I've also got a few "Buck and Ball" loads for the .69 cal. Mod. 1819 Musket that was converted to percussion and used during the opening years of the Civil War until enough rifles had been made to issue out. It has one 69 cal ball and 3 OO buckshot pellets with around 70 grains of black powder behind it. I guess the theory was that if you missed the guy you were shooting at you stood a better chance of getting the guys on either side of him.
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Old 03-10-2004, 09:22 PM
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Amazing...
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Old 03-11-2004, 12:01 AM
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Quote:
Originally posted by BLUEHAWK

What would happen if a shotgun DID have rifling, using the same "slug" round?
Guess it wouldn't be a shotgun then. It'd be a shotrifle.

It's generally considered a bad idea to shoot shot (little balls) from a rifled barrel. Ruins the rifling, so they say.

Noncoformist that I am, my main piece is a 13mm Mauser 1886 model, basically a second-generation bolt action and pretty primitive. Don't know where Grandpa got it from, but it's mine now. Because of the age of it, I use a slightly reduced load for safety. Because of its gargantuan (by modern rifle standards) caliber, it makes a respectable fouling piece, so I did up some shells with what's basically a .410 birdshot load, soft lead only. Works just fine.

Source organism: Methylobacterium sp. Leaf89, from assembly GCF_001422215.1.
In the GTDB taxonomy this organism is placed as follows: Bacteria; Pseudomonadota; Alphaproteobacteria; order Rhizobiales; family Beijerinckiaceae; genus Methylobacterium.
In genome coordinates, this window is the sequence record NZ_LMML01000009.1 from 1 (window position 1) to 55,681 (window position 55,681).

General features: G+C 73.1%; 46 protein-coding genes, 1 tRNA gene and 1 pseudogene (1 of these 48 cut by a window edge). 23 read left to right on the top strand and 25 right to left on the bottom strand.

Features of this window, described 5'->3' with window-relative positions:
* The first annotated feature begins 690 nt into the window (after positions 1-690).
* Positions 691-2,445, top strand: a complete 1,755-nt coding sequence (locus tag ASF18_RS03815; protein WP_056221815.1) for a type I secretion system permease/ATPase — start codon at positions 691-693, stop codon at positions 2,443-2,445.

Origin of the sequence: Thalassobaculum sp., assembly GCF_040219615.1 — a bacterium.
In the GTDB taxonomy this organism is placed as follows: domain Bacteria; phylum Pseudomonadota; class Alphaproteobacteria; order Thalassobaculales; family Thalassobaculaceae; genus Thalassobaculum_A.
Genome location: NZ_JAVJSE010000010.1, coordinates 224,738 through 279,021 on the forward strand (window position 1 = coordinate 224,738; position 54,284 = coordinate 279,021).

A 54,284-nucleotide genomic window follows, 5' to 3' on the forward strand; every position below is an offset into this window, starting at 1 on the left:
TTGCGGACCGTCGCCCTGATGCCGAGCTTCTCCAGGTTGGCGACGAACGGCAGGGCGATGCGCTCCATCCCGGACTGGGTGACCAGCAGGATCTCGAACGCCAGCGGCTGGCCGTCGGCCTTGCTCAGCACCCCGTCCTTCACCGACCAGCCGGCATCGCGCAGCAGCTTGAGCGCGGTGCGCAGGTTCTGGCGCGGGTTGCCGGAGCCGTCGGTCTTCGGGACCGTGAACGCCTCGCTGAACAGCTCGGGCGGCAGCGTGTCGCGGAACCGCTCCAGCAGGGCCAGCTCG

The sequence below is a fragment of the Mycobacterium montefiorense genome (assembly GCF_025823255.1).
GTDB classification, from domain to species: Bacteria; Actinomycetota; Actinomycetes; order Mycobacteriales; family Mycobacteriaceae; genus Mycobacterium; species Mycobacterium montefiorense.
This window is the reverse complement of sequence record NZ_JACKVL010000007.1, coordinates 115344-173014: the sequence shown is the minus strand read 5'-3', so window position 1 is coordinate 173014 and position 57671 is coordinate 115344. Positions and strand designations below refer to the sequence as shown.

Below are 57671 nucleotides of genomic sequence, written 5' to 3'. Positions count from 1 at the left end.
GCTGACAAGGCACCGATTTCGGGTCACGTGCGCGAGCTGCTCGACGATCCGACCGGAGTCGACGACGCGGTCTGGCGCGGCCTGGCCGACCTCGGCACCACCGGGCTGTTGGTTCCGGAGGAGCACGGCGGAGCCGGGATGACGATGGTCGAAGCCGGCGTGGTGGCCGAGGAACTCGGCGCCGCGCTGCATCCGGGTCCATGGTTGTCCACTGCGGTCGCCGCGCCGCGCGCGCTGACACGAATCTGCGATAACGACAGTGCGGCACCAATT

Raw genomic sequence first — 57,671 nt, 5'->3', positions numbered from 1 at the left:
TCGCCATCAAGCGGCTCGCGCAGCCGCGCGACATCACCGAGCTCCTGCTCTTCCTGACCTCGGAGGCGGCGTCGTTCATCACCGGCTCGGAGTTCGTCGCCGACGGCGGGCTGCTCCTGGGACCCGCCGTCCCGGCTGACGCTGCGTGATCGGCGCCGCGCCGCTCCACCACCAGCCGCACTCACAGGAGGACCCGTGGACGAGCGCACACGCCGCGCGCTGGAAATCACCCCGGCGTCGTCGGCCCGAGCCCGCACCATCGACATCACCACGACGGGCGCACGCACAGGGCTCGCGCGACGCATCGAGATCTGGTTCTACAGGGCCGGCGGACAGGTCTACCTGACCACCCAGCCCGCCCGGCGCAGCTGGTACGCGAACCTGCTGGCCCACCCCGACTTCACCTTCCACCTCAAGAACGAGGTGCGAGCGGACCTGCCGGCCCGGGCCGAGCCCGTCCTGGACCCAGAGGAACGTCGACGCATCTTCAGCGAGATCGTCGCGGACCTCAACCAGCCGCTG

Don't expect I'm doin' it any good, but haven't noticed any loss of accuracy with regular ammo from usin' it that way yet.

(Historical gun collectors having a heart attack now can relax - the original battle sites were hacked off long before my time and replaced with home-made groove sites. The gun prolly ain't worth the wood it's sittin on.)
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Old 03-11-2004, 12:20 AM
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Default Shot in a rifled barrel

I can't imagine lead shot causing any damage to a rifled barrel. Might leave lead deposits which can be a bugger to clean out of the barrel.

As far as I know the biggest problem in shooting shot in a rifled barrel is that the rifling messes up the shot pattern (spread).

You don't get a nice even distribution of pellets...the pattern can have large "holes" which means misses.
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Old 03-11-2004, 04:59 AM
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The .69 cal musket was smoothbore. At some time during the war they re-bored some and put in shallow rifling but it did not work very well due to the thinness of the metal.
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Old 03-11-2004, 05:38 AM
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Hmmmmmm...

-What about that question of whether ALL rifling is curved or is any straight, on shoulder, side or them humungous Naval "guns"?

- I was REALLY amazed to see that shotgun slug, never in my life would've imagined such a thing... that goes INside the shotgun brass/cardboard/plastic "shell" thing, right?